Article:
Could this Z-Wave vulnerability put millions of smart home devices at risk?

If your smart home devices feature Z-Wave technology (they probably do), then you’re going to want to read this. Researchers have discovered an issue with Z-Wave that could make more than 100 million smart home devices vulnerable to a hack.

Testing firm Pen Test Partners said that it was able to obtain an older, weaker version of Z-Wave, allowing it to more easily hack devices and gain permanent control. The earlier Z-Wave pairing process, known as Z-Wave S0, had a vulnerability.

“Z-Wave uses a shared network key to secure traffic,” the researchers said on their website. “This key is exchanged between the controller and the client devices (‘nodes’) when the devices are paired. The keys are used to protect the communications and prevent attackers exploiting joined devices.”

Z-Wave released its S2 pairing process to fix the original vulnerability. However, the researchers found that, while it’s difficult to hack Z-Wave’s S2, it’s not difficult to downgrade the S2 protocol back to the original version, making any Z-Wave smart device vulnerable to attacks.

According to Forbes, this downgrade would allow hackers to use the weak key to get permanent access to the smart device without the homeowner knowing. It should be noted that the Z-Wave S2 technology can be found in more than 100 million smart home devices, including light bulbs, locks, and alarms systems.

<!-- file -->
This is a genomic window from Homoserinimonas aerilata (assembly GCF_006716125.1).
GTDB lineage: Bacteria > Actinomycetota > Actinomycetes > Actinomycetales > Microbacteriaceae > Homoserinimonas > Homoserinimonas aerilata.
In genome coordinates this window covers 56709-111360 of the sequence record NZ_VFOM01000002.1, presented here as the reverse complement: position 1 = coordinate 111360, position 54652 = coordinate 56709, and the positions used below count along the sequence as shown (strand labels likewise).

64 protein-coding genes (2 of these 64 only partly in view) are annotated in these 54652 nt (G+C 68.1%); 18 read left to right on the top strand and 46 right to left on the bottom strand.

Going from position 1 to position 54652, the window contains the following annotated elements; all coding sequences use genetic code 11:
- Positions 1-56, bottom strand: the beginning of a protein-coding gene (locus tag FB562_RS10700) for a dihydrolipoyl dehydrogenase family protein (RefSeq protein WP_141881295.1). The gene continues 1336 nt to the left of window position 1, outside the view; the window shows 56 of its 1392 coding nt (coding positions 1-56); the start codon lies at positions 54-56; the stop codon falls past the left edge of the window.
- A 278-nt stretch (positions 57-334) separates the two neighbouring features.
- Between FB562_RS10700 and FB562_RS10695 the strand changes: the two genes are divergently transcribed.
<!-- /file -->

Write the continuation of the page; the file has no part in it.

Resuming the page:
Z-Wave released a statement in response to the findings, saying it is confident its smart devices are secure and not vulnerable to threats.

“The key can only be intercepted during the pairing of the device to the network,” according to the post. “This is only done during the initial installation process, so the homeowner or installation professional would be present when the interception would be attempted, and they would receive a warning from the controller that the security level had changed.”

The makers of Z-Wave technology, Silicon Labs, further clarified in an email to Digital Trends.

“To do this, the bad actor either has to be in close proximity during the very brief time it takes to pair a device (we’re talking milliseconds) or have advanced equipment that has enough battery life to wait long enough for this event to occur at the home,” a spokesperson noted. “And again, the homeowner would know because of the alert. There are specific, coordinated conditions needed to initiate this type of threat and because of this there has not been a real-world instance reported to date,” the company said. “Any Z-Wave device that is already installed and paired is not vulnerable to threat.”

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